Herbert this afternoon defended his decision to involve the police.
"What we don't want is for it to be swept away under the carpet," he told Sky Sports News.
"It must be subject to a full and proper investigation.
"It is to lend some seriousness and some weight behind what is happening in football."
Herbert admitted his complaint was based on reports rather than first-hand evidence but added: "We weren't there but we don't need to be there in order to report an incident.
"This appears to have had some cogency and so it needs to be addressed as a matter of urgency.
"I think the Met Police have huge resources, expertise, and I have no doubt that this matter will be resolved and the truth will come out.
"If we've got this completely wrong then, of course, the police will tell us."
Herbert also confirmed he planned to make a formal complaint to the Serbian government over alleged racist abuse suffered by England Under-21 players in the country earlier this month.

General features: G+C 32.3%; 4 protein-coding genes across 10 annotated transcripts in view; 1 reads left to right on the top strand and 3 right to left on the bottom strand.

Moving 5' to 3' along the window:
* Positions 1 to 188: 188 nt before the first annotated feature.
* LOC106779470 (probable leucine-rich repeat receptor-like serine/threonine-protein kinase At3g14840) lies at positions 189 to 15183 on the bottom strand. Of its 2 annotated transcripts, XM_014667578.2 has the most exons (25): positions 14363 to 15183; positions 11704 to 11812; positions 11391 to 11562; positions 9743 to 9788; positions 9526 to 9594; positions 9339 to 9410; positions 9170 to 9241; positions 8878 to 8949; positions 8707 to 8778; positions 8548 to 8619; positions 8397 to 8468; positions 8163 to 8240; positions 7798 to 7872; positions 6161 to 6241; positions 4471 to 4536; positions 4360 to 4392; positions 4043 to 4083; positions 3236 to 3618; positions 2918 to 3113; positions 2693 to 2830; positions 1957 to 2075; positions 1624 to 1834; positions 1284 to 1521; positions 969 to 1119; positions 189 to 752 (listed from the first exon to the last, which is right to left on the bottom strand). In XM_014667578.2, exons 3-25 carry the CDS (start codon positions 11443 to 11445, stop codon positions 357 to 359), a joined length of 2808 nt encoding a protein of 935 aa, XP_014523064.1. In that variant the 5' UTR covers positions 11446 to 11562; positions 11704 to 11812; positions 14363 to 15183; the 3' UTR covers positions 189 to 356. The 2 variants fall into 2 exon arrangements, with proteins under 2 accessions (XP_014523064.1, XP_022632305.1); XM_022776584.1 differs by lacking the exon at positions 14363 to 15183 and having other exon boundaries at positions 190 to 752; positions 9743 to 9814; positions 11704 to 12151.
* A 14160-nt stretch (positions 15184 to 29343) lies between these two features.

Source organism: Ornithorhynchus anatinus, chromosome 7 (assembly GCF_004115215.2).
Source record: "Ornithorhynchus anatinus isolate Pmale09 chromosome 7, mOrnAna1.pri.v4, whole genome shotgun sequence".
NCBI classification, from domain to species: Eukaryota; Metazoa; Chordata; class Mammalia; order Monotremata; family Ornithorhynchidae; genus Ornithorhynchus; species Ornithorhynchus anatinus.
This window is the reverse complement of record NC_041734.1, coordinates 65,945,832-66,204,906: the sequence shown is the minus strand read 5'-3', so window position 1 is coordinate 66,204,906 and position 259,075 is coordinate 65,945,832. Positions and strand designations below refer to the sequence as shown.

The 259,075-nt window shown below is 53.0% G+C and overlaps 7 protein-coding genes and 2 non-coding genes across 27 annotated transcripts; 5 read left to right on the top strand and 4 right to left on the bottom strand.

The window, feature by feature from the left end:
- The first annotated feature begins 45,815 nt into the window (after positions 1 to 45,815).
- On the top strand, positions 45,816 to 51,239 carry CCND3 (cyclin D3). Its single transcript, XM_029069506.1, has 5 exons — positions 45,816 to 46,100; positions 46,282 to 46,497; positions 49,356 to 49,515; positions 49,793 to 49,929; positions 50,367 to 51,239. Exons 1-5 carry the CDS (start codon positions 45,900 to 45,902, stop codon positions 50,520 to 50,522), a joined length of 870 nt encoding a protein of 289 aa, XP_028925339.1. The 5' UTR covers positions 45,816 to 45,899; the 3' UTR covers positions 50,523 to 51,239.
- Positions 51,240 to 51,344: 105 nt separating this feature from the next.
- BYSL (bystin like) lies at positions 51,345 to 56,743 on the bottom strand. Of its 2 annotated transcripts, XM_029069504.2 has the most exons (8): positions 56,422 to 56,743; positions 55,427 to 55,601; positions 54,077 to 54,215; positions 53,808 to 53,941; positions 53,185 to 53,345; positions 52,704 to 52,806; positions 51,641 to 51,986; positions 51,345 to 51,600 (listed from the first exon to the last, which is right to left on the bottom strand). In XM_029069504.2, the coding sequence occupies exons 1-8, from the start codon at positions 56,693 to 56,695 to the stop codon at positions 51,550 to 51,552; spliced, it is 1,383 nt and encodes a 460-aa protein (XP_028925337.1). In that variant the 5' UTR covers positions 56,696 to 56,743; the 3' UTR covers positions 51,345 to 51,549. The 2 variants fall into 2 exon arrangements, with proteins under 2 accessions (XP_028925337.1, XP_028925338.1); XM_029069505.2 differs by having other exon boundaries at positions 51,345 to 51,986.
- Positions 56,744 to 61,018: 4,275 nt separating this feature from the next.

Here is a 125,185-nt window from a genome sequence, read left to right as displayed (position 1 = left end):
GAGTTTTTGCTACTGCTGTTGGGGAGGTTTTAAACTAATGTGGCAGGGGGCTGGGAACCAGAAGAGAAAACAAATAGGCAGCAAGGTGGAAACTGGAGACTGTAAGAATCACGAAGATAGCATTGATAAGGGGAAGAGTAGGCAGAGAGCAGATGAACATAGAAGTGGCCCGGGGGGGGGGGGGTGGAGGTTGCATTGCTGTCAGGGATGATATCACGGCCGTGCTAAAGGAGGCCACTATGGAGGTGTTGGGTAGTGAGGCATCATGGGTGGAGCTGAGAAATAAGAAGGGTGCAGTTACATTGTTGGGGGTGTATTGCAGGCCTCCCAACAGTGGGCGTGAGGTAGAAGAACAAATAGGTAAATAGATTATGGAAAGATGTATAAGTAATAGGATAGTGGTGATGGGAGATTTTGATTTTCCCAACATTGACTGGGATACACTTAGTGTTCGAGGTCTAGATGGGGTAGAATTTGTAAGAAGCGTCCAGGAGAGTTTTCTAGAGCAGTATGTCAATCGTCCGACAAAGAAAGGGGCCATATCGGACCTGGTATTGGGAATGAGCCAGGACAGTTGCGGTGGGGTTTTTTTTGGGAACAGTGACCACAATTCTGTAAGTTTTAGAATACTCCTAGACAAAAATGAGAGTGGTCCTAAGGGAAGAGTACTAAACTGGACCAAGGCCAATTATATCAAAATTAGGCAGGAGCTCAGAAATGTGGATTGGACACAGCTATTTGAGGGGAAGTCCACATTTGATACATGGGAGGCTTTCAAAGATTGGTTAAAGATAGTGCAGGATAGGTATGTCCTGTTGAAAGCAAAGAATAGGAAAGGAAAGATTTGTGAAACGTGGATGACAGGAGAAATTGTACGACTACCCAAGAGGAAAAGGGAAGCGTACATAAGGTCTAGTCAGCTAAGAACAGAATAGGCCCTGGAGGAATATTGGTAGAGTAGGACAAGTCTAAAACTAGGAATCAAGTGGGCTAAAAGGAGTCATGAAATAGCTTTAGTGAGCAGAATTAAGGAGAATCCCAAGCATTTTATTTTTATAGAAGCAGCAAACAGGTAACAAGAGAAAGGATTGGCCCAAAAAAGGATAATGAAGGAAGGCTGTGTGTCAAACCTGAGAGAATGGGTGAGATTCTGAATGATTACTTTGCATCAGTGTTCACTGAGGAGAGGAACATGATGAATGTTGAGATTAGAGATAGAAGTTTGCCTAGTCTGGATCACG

On being informed that the FA investigation would continue, Professional Footballers' Association chief executive Gordon Taylor said: "That is music to my ears, the news I wanted to hear.
"We have the ability to deal with these issues rather than the elongation of a process which is no good to anyone."
He added: "I'm quite concerned that when this happened with the John Terry and Anton Ferdinand incident, the process got elongated.
"This time, I want football to learn from it and deal with it as transparently as possible.
"In football, the penalties can be severe. In a court of law, the penalty for racial abuse would be a small amount in comparison to what the FA could fine.
"Involving police or waiting causes a massive festering of the issue, which has continued to cause problems and is not good for the image of the game.
"Football has got to be confident enough to deal with it. I have said that to the House of Commons, the FA Council.
"We need to grasp the nettle and show we are more than capable of dealing with it."
Citing the International Cricket Council's decision to rule on the Pakistan spot-fixing scandal before it went to court, he added: "I've seen it happen in other sports."